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No. 71: Sep-Oct 1990

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The bombardier beetle pulse-jet

Creationists have long pointed to the bombardier beetle's jet-like defensive spray mechanism as a device that could not have evolved in many small steps. It must be complete and perfect to work at all. New high-speed photos and related research demonstrate that:

"The ejection system of the beetle shows basic similarity to the pulse jet propulsion mechanism of the German V-1 'buzz' bomb of World War II."

What the beetle has "evolved" is an intermittent explosive process that fires about 500 pulses per second. The explosive energy comes from the mixing of two separate fluids (hydroquinones and hydrogen peroxide with oxidative enzymes). (Dean, Jeffrey, et al; "Defensive Spray of the Bombardier Beetle: A Biological Pulse Jet," Science, 248:1219, 1990.)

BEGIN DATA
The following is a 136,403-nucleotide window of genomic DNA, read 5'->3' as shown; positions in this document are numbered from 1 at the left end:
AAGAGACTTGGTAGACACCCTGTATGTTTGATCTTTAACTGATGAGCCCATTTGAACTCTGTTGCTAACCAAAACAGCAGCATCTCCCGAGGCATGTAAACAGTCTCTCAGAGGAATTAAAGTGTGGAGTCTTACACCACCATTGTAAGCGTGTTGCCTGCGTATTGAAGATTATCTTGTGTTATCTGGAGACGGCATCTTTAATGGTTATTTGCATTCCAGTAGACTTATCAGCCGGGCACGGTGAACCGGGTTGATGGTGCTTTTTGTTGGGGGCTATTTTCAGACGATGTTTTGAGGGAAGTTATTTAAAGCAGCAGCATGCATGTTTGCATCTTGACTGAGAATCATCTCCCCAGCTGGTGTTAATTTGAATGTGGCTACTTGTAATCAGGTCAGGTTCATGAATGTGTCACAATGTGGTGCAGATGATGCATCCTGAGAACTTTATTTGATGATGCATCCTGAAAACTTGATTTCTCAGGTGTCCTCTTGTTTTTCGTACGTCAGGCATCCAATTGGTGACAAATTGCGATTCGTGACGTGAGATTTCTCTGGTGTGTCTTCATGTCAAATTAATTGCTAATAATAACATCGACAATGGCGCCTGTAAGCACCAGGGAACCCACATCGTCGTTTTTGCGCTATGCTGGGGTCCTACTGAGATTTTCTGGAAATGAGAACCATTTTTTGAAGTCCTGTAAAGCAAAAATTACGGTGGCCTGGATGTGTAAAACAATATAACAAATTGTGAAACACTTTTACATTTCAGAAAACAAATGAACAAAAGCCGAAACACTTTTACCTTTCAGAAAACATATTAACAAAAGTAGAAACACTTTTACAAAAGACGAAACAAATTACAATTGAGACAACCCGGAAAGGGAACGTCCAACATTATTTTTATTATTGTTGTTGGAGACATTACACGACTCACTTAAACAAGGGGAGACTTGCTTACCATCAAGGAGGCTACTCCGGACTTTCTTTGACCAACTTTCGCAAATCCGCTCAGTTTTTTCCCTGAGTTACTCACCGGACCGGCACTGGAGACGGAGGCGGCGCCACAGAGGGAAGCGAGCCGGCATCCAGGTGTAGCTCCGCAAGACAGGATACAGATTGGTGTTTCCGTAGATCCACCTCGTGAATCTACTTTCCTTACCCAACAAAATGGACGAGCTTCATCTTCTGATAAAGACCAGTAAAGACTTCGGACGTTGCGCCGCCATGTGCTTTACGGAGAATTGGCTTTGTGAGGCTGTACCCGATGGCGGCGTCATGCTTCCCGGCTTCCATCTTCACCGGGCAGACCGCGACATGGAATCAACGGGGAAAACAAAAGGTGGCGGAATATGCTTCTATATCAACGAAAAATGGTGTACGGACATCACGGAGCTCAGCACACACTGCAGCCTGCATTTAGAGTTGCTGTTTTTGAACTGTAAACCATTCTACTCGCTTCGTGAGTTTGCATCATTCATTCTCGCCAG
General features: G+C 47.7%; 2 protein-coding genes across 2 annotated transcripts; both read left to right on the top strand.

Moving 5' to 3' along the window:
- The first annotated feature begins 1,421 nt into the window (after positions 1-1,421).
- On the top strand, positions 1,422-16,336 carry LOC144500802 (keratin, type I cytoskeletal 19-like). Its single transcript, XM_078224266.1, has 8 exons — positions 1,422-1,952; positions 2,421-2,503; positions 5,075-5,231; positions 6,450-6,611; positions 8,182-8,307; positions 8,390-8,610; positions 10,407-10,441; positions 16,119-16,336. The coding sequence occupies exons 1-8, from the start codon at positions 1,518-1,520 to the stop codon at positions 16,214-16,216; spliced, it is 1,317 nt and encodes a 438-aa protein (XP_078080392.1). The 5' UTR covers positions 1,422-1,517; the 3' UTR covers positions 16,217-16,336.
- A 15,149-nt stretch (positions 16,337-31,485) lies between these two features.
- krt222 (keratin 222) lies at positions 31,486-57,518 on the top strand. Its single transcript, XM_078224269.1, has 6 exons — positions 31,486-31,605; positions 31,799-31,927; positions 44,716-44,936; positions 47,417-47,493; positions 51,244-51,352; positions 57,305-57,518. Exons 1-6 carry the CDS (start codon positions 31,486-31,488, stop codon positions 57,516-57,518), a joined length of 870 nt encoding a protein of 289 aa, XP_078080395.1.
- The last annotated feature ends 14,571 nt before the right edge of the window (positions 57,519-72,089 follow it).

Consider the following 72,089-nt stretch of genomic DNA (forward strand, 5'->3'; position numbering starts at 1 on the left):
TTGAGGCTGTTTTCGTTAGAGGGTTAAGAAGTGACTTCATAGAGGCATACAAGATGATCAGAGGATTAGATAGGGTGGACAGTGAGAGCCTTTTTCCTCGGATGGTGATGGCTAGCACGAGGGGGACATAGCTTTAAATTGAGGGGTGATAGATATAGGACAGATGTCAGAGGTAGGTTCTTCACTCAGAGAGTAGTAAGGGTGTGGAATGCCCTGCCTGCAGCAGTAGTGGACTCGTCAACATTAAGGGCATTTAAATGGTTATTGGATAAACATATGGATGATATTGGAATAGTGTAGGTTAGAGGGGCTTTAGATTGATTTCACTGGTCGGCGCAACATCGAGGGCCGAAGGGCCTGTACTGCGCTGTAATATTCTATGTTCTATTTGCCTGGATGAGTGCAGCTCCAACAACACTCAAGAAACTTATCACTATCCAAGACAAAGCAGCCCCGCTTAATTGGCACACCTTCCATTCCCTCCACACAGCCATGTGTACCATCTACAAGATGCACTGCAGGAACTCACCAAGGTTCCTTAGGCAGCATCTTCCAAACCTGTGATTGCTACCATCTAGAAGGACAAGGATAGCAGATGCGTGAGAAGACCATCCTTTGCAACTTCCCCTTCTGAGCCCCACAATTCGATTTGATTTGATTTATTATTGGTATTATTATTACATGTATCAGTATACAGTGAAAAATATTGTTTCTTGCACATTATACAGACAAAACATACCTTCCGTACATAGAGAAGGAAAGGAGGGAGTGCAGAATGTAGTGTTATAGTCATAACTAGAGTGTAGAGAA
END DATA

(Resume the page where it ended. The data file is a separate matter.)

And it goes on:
Comment. The fundamental question is, of course, how can many, small, random mutations contribute to the development of the mechanisms of the pulse jet, its two fuels, the pumps, the fuel reservoirs, the control system, etc., when only the complete, perfected system has survival value. Although creationists argue that the theories of evolution and natural section are unconvincing here; it is still possible that atheistic factors still beyond our ken are operating, and that what we really need is a better theory of evolution.

From Science Frontiers #71, SEP-OCT 1990. 1990-2000 William R. Corliss